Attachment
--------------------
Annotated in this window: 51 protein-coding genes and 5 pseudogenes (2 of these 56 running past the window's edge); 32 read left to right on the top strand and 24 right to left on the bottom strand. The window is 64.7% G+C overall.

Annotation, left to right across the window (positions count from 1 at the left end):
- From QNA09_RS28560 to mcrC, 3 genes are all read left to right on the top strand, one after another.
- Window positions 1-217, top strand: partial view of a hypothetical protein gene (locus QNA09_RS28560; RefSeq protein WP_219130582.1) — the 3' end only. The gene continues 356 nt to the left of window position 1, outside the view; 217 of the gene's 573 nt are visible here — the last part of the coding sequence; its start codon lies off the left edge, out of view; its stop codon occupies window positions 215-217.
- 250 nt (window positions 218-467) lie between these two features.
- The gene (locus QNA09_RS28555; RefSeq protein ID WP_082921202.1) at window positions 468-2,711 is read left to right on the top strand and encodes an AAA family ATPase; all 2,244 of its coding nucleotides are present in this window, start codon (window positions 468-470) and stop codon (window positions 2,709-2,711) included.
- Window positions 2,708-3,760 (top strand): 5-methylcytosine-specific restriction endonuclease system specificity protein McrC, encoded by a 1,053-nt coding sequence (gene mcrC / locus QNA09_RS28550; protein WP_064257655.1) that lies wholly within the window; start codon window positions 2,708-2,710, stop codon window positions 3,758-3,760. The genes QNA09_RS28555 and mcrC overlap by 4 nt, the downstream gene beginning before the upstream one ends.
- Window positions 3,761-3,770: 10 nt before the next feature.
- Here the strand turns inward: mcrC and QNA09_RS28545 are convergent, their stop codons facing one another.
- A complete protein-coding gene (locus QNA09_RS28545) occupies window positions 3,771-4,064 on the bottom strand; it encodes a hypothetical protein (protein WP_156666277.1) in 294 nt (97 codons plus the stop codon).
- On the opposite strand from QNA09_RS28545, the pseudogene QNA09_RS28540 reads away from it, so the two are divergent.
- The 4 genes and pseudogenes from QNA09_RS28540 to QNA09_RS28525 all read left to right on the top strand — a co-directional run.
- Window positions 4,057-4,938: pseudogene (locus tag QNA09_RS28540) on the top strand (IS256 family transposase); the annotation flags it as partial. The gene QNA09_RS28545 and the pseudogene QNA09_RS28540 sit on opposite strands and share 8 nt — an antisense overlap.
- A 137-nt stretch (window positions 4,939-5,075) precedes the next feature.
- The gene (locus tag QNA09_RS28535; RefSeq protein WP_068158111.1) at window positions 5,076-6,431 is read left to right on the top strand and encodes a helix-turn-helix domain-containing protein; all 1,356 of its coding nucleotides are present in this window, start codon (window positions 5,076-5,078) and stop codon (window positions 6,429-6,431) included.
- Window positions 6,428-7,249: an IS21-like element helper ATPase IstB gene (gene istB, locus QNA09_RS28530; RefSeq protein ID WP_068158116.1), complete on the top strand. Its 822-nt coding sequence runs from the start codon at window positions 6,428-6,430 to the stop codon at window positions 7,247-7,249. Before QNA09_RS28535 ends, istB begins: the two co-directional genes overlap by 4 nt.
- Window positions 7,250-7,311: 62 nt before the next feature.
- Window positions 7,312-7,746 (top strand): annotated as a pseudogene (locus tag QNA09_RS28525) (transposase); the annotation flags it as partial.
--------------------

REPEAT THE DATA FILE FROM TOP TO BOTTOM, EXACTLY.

Annotated in this window: 51 protein-coding genes and 5 pseudogenes (2 of these 56 running past the window's edge); 32 read left to right on the top strand and 24 right to left on the bottom strand. The window is 64.7% G+C overall.

Annotation, left to right across the window (positions count from 1 at the left end):
- From QNA09_RS28560 to mcrC, 3 genes are all read left to right on the top strand, one after another.
- Window positions 1-217, top strand: partial view of a hypothetical protein gene (locus QNA09_RS28560; RefSeq protein WP_219130582.1) — the 3' end only. The gene continues 356 nt to the left of window position 1, outside the view; 217 of the gene's 573 nt are visible here — the last part of the coding sequence; its start codon lies off the left edge, out of view; its stop codon occupies window positions 215-217.
- 250 nt (window positions 218-467) lie between these two features.
- The gene (locus QNA09_RS28555; RefSeq protein ID WP_082921202.1) at window positions 468-2,711 is read left to right on the top strand and encodes an AAA family ATPase; all 2,244 of its coding nucleotides are present in this window, start codon (window positions 468-470) and stop codon (window positions 2,709-2,711) included.
- Window positions 2,708-3,760 (top strand): 5-methylcytosine-specific restriction endonuclease system specificity protein McrC, encoded by a 1,053-nt coding sequence (gene mcrC / locus QNA09_RS28550; protein WP_064257655.1) that lies wholly within the window; start codon window positions 2,708-2,710, stop codon window positions 3,758-3,760. The genes QNA09_RS28555 and mcrC overlap by 4 nt, the downstream gene beginning before the upstream one ends.
- Window positions 3,761-3,770: 10 nt before the next feature.
- Here the strand turns inward: mcrC and QNA09_RS28545 are convergent, their stop codons facing one another.
- A complete protein-coding gene (locus QNA09_RS28545) occupies window positions 3,771-4,064 on the bottom strand; it encodes a hypothetical protein (protein WP_156666277.1) in 294 nt (97 codons plus the stop codon).
- On the opposite strand from QNA09_RS28545, the pseudogene QNA09_RS28540 reads away from it, so the two are divergent.
- The 4 genes and pseudogenes from QNA09_RS28540 to QNA09_RS28525 all read left to right on the top strand — a co-directional run.
- Window positions 4,057-4,938: pseudogene (locus tag QNA09_RS28540) on the top strand (IS256 family transposase); the annotation flags it as partial. The gene QNA09_RS28545 and the pseudogene QNA09_RS28540 sit on opposite strands and share 8 nt — an antisense overlap.
- A 137-nt stretch (window positions 4,939-5,075) precedes the next feature.
- The gene (locus tag QNA09_RS28535; RefSeq protein WP_068158111.1) at window positions 5,076-6,431 is read left to right on the top strand and encodes a helix-turn-helix domain-containing protein; all 1,356 of its coding nucleotides are present in this window, start codon (window positions 5,076-5,078) and stop codon (window positions 6,429-6,431) included.
- Window positions 6,428-7,249: an IS21-like element helper ATPase IstB gene (gene istB, locus QNA09_RS28530; RefSeq protein ID WP_068158116.1), complete on the top strand. Its 822-nt coding sequence runs from the start codon at window positions 6,428-6,430 to the stop codon at window positions 7,247-7,249. Before QNA09_RS28535 ends, istB begins: the two co-directional genes overlap by 4 nt.
- Window positions 7,250-7,311: 62 nt before the next feature.
- Window positions 7,312-7,746 (top strand): annotated as a pseudogene (locus tag QNA09_RS28525) (transposase); the annotation flags it as partial.